Eggnog

This is Alton Brown’s recipe and it makes about 6 cups. Traditionally eggnog is blended with rum, but I like to add whiskey.

Cheer Up, Here's some Eggnog

Cheer Up, Here’s some Eggnog

4 egg yolk
1/3 cup sugar
1 pint whole milk
1 cup heavy cream
3 fluid ounces whiskey, bourbon, or rum
1 teaspoon nutmeg, freshly grated
4 egg white

1. In the bowl of a stand mixer, beat the egg yolks until they lighten in color. Gradually add the 1/3 cup sugar and continue to beat until it is completely dissolved. Add the milk, cream, bourbon and nutmeg and stir to combine.

2. Place the egg whites in the bowl of a stand mixer and beat to soft peaks. With the mixer still running gradually add the 1 tablespoon of sugar and beat until stiff peaks form.

3. Whisk the egg whites into the mixture. Chill and serve.

Butcher in Bloomfield

Today, I had the day off from work. With sleeping in, ’cause that is what you do on days-off, I managed getting out of the house late-morning for a bite at The Sandwich Shop and a trim at Dan Cercone. I was on my way home when I noticed a new storefront on Liberty; Bloomfield now has a butcher — DJ’s Butcher Block.

He’s been open since last Thursday, so his scale is small at this point, but that is good. He seems committed to providing affordable, fresh, local, and quality meats (plus other products – especially if you ask); if he sticks to that commitment, time and community support will hopefully sustain larger scale and increased variety.

For now, yay! I got some Ohio Eggs (yes Ohio), Apple Cider pressed in Wexford, some Buffalo Chicken Sausage, and some freshly ground beef.

DJ’s Butcher Block, 4623 Liberty Ave., Pittsburgh, PA

Pinto Beans

My basic recipe.  Nothing super special to this other than the liquid smoke.  It took me sometime to find it, so if you’re a yinzer reading this post, go to Wholey’s in the Strip; you’ll find it with their hot sauces.

This works as a side dish or in a tortilla wrap.  I usually wrap them in a tortilla.

Ingredients
1 cup dried Pinto Beans, soaked overnight
1 Bay Leaf
1 small Onion, minced fine
1 clove Garlic, minced fine
1 quart of Water
1/4 teaspoon Liquid Smoke
Kosher Salt, to taste
Freshly crushed Black Peppercorns, to taste

Directions
Add the beans, bay leaf , onion, garlic, a healthy pinch of salt, and water to a two-quart sauce pan.  Bring to a boil over high heat.  Once boiling, lower the heat and cook for 60-90 minutes, till the beans are tender.

Add the liquid smoke and lightly crush the beans with a potato masher (just two or three passes) to release some of the bean starch so the broth is slightly thickened.  Salt and pepper to taste.

Roasted Chickpeas

Chickpeas, I am not really a fan.  The have such tough exteriors, I have always found it hard to have flavor penetrate them.  And anytime I make anything with chickpeas, there is always first the flavor of the dish and then the starchy flavor of the chickpeas once you’ve bitten into one.  I will make hummus quite a bit, and since you’re pulverizing them, they work  for me.  But because I make hummus, I do keep chickpeas on hand, and I have been searching to find more applications that I like.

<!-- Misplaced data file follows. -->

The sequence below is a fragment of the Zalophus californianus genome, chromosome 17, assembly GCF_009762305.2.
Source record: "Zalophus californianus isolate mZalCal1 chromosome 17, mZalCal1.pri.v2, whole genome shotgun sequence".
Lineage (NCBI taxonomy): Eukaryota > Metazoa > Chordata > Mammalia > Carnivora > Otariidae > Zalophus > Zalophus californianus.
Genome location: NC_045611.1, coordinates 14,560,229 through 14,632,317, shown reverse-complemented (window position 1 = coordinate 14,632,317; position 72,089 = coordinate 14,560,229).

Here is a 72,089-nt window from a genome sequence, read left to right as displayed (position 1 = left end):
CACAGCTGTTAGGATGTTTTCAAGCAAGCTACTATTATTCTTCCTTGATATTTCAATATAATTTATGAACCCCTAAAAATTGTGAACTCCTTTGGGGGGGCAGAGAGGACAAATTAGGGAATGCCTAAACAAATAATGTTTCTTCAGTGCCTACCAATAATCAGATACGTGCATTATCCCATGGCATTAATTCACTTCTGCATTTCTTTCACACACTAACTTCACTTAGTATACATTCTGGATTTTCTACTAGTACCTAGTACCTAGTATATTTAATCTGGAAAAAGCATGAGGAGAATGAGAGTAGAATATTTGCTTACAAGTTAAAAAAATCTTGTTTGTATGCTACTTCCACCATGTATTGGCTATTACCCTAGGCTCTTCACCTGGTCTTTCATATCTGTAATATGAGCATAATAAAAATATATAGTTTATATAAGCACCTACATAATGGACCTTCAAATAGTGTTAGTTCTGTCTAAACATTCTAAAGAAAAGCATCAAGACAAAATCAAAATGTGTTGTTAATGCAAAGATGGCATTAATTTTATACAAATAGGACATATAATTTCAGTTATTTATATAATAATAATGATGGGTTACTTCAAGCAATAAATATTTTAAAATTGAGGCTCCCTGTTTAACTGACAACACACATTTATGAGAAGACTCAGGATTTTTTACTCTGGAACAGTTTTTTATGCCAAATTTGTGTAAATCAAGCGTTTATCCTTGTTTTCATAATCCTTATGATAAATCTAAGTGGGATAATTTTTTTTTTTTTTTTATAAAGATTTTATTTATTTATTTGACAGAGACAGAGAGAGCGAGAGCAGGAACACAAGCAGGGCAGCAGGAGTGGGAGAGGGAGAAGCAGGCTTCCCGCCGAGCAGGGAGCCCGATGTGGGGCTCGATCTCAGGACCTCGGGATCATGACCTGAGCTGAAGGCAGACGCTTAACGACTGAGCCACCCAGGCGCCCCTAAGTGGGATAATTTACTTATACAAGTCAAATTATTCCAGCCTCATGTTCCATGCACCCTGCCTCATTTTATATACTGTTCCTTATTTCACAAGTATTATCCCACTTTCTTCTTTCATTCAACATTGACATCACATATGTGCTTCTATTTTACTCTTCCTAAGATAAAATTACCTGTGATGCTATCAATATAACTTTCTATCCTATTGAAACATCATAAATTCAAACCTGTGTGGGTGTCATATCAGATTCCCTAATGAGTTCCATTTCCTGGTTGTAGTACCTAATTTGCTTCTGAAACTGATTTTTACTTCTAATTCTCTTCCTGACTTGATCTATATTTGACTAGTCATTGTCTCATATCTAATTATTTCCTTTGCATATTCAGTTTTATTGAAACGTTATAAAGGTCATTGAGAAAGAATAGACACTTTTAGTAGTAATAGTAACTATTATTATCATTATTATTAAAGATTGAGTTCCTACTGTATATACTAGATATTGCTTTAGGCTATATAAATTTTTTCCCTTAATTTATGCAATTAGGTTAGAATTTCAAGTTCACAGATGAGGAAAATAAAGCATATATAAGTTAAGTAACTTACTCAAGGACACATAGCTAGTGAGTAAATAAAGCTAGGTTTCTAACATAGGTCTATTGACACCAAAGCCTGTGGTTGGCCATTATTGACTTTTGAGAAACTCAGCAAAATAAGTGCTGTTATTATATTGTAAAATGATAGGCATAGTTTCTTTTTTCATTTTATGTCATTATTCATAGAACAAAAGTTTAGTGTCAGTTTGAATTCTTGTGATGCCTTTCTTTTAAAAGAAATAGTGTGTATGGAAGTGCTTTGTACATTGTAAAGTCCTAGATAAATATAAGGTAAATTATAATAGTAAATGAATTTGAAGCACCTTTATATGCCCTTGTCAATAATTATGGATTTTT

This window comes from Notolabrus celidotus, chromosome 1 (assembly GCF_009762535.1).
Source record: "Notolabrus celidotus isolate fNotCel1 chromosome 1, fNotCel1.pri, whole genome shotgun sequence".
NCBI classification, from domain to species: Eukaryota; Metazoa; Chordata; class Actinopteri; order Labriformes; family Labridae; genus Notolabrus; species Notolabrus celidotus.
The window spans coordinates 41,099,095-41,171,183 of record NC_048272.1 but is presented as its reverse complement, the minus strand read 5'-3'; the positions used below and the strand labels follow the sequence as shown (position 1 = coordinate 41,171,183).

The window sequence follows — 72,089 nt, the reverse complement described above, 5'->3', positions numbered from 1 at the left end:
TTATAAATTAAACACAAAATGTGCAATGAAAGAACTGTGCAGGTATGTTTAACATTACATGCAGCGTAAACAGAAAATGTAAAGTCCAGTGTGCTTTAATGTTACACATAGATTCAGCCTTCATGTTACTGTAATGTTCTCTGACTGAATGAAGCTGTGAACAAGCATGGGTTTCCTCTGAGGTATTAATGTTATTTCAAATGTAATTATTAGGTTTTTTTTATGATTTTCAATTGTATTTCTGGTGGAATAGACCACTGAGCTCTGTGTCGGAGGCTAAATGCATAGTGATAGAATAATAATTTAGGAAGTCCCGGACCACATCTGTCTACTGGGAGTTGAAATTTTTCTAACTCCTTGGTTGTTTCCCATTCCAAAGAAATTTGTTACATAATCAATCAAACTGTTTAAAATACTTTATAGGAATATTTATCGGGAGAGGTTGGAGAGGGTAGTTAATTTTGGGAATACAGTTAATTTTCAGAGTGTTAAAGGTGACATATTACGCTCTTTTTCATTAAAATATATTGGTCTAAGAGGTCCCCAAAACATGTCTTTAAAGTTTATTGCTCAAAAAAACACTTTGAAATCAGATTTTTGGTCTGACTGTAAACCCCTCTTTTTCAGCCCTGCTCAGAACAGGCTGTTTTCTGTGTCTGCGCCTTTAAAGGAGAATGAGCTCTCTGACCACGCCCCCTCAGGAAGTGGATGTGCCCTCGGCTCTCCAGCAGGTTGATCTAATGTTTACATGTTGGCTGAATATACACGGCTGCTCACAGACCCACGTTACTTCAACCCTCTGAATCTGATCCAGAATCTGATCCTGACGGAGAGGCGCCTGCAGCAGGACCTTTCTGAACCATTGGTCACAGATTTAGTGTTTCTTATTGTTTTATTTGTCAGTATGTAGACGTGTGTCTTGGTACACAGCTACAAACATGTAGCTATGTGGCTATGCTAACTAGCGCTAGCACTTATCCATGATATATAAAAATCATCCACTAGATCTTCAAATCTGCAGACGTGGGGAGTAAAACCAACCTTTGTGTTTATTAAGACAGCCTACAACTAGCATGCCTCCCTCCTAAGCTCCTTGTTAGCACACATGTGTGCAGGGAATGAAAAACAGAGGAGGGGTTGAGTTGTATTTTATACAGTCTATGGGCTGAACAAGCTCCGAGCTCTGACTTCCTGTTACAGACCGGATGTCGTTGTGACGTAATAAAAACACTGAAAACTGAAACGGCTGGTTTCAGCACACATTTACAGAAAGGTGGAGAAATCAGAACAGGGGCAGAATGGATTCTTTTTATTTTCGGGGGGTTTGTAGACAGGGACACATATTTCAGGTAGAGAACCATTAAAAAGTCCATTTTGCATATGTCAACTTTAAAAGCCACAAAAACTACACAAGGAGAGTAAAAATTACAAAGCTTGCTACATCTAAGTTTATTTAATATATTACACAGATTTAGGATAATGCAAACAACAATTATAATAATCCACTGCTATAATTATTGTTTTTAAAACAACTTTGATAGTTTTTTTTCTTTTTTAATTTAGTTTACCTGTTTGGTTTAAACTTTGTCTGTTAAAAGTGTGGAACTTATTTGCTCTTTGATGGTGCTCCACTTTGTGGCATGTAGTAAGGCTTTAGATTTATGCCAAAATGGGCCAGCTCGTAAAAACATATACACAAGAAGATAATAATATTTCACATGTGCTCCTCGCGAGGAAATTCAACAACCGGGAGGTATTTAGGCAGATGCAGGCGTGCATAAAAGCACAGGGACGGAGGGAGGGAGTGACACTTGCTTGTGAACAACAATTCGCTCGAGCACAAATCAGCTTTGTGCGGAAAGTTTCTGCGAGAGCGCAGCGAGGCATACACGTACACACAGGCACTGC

Recently while browsing through Bon Appetit, this recipe jumped out to me.  With the assertive flavor of cumin and coriander, I definitely though this would work.  During a recent dinner party at my place, I think these chickpeas were my biggest success.

Ingredients
20 ounces of cooked Chickpeas (1 cup uncooked), rinsed and dried thoroughly
1 1/2 teaspoons Cumin Seeds
1 1/2 teaspoons Coriander Seeds
Cayenne Pepper to taste (about 1/8 teaspoon)
Kosher Salt to taste
4 teaspoon Extra Virgin Olive Oil

Directions
Pre-heat your oven to 400 degree farenheit.  Heat a heavy bottom saute pan over low heat then add the cumin and coriander seeds.  Toast the seeds for about 2 minutes while stirring occasionally.  Once done, grind the seeds in a spice grinder (or mortar and pestle). 

Once thoroughly dried, add chickpeas to a mixing bowl.  Mix in the ground cumin and coriander, the cayenne pepper, salt and olive oil.  Combine and ensure all of the chickpeas are well coated.

Spread the mixture over a rimmed baking sheet and roast for about 35 minutes or till chickpeas have begun to brown lightly.

Place in a bowl and enjoy as a snack, or toss them in your salad.

Recipe taken from Bon Appetit, October 2010, Page 93

Crab Chowder

Presenting this chowder to a group of friends, the first reaction I got was “crab chowder?”  I grinned thinking, “yes, that is a bit unorthodox,” but after reading on preparing for this post, I learned that chowders could be almost anything and is more associated to the pot it’s cooked in, chaudière in French, than the clams and cream that made it famous.

In Southern Illinois, chowder not only refers to the cauldron the stew is cooked in but the event for which it is prepared.  The headlining ingredients will include beef, chicken, tomatoes, lima beans, but more traditionally squirrel.  While in Newfoundland, fisherman would throw their day’s catch into a large cooking pot while preparing that evening’s meal.

This is a recipe I adapted from a Lobster Corn Chowder recipe.  The changes I made fit into my pantry and budget.  The most interesting is the Chinese Rice Wine that filled in for the white wine this recipe called for.  It may be a bit sweeter than the recipe intended, but it accents the subtle sweetness of the crab quite well.  Enjoy.

Crab Chowder

Crab Chowder

 Ingredients
4 slices of Bacon, diced small
1 medium Onion, diced small
1 Celery rib, diced small
1 Carrot, diced small
1/2 teaspoon Kosher Salt
1/4 teaspoon Thyme
1/4 cup All-Purpose Flour
6 cups Vegetable Broth
1 large Red Potato, diced 1/4 inch cubes
2-3 ears Corn, kernals cut off the cob
1 pound Crab Claw Meat, coarse pulled apart
3/4 cup half and half
2 teaspoon Chinese Rice Wine
Kosher Salt and Black Peppercorns, coarsely crushed, to taste

Directions